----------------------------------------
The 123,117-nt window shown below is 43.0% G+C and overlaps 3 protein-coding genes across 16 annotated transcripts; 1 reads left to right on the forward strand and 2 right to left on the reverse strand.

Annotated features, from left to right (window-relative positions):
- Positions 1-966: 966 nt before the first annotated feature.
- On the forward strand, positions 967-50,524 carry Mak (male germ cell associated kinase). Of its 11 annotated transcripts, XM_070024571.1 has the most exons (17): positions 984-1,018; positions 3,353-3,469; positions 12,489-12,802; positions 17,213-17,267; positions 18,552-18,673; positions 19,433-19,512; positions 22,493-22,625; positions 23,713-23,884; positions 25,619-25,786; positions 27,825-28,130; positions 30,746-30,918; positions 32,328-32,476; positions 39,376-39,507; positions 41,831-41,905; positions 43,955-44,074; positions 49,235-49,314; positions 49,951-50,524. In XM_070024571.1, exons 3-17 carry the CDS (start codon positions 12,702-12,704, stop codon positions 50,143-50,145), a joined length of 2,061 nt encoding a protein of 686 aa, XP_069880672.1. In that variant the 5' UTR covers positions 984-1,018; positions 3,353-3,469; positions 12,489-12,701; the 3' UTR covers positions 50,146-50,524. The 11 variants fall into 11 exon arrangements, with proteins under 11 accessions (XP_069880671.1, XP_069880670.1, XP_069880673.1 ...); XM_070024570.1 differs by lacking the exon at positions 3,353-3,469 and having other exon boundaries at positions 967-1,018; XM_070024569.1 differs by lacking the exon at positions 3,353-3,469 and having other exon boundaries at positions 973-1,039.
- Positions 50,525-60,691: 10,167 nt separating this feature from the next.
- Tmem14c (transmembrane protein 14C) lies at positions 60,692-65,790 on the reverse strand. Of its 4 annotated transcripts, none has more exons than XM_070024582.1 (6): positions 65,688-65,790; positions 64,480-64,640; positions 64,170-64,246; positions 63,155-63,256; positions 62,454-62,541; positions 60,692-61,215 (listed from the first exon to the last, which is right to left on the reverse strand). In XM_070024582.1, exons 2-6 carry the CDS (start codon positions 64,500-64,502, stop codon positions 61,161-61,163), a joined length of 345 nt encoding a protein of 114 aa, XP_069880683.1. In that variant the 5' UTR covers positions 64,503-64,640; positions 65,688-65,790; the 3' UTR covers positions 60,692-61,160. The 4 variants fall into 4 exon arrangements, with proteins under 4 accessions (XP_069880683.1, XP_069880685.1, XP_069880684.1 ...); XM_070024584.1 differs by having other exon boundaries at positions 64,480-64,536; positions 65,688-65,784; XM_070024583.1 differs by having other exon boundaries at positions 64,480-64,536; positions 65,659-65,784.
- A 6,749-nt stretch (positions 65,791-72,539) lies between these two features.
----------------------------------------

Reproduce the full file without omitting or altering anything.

The 123,117-nt window shown below is 43.0% G+C and overlaps 3 protein-coding genes across 16 annotated transcripts; 1 reads left to right on the forward strand and 2 right to left on the reverse strand.

Annotated features, from left to right (window-relative positions):
- Positions 1-966: 966 nt before the first annotated feature.
- On the forward strand, positions 967-50,524 carry Mak (male germ cell associated kinase). Of its 11 annotated transcripts, XM_070024571.1 has the most exons (17): positions 984-1,018; positions 3,353-3,469; positions 12,489-12,802; positions 17,213-17,267; positions 18,552-18,673; positions 19,433-19,512; positions 22,493-22,625; positions 23,713-23,884; positions 25,619-25,786; positions 27,825-28,130; positions 30,746-30,918; positions 32,328-32,476; positions 39,376-39,507; positions 41,831-41,905; positions 43,955-44,074; positions 49,235-49,314; positions 49,951-50,524. In XM_070024571.1, exons 3-17 carry the CDS (start codon positions 12,702-12,704, stop codon positions 50,143-50,145), a joined length of 2,061 nt encoding a protein of 686 aa, XP_069880672.1. In that variant the 5' UTR covers positions 984-1,018; positions 3,353-3,469; positions 12,489-12,701; the 3' UTR covers positions 50,146-50,524. The 11 variants fall into 11 exon arrangements, with proteins under 11 accessions (XP_069880671.1, XP_069880670.1, XP_069880673.1 ...); XM_070024570.1 differs by lacking the exon at positions 3,353-3,469 and having other exon boundaries at positions 967-1,018; XM_070024569.1 differs by lacking the exon at positions 3,353-3,469 and having other exon boundaries at positions 973-1,039.
- Positions 50,525-60,691: 10,167 nt separating this feature from the next.
- Tmem14c (transmembrane protein 14C) lies at positions 60,692-65,790 on the reverse strand. Of its 4 annotated transcripts, none has more exons than XM_070024582.1 (6): positions 65,688-65,790; positions 64,480-64,640; positions 64,170-64,246; positions 63,155-63,256; positions 62,454-62,541; positions 60,692-61,215 (listed from the first exon to the last, which is right to left on the reverse strand). In XM_070024582.1, exons 2-6 carry the CDS (start codon positions 64,500-64,502, stop codon positions 61,161-61,163), a joined length of 345 nt encoding a protein of 114 aa, XP_069880683.1. In that variant the 5' UTR covers positions 64,503-64,640; positions 65,688-65,790; the 3' UTR covers positions 60,692-61,160. The 4 variants fall into 4 exon arrangements, with proteins under 4 accessions (XP_069880683.1, XP_069880685.1, XP_069880684.1 ...); XM_070024584.1 differs by having other exon boundaries at positions 64,480-64,536; positions 65,688-65,784; XM_070024583.1 differs by having other exon boundaries at positions 64,480-64,536; positions 65,659-65,784.
- A 6,749-nt stretch (positions 65,791-72,539) lies between these two features.